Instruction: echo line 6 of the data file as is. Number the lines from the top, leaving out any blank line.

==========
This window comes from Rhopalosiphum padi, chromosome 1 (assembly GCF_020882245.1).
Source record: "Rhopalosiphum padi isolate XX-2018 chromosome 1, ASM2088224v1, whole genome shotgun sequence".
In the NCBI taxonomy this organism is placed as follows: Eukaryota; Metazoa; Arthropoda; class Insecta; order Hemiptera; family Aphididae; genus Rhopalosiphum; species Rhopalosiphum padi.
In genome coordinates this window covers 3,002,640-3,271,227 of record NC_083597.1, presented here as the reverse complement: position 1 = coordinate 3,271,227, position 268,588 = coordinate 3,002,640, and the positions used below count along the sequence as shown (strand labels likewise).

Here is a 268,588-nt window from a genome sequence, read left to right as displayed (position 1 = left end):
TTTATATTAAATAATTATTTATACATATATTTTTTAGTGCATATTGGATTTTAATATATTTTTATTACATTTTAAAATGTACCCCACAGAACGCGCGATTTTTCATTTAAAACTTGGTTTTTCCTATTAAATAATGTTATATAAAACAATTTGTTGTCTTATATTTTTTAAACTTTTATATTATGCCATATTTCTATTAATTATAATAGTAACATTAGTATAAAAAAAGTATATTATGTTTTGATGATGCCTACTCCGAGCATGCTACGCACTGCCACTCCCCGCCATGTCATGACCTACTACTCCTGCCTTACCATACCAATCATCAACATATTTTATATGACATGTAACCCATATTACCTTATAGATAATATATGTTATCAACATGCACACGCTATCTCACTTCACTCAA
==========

TTTATATTAAATAATTATTTATACATATATTTTTTAGTGCATATTGGATTTTAATATATTTTTATTACATTTTAAAATGTACCCCACAGAACGCGCGATTTTTCATTTAAAACTTGGTTTTTCCTATTAAATAATGTTATATAAAACAATTTGTTGTCTTATATTTTTTAAACTTTTATATTATGCCATATTTCTATTAATTATAATAGTAACATTAGTATAAAAAAAGTATATTATGTTTTGATGATGCCTACTCCGAGCATGCTACGCACTGCCACTCCCCGCCATGTCATGACCTACTACTCCTGCCTTACCATACCAATCATCAACATATTTTATATGACATGTAACCCATATTACCTTATAGATAATATATGTTATCAACATGCACACGCTATCTCACTTCACTCAA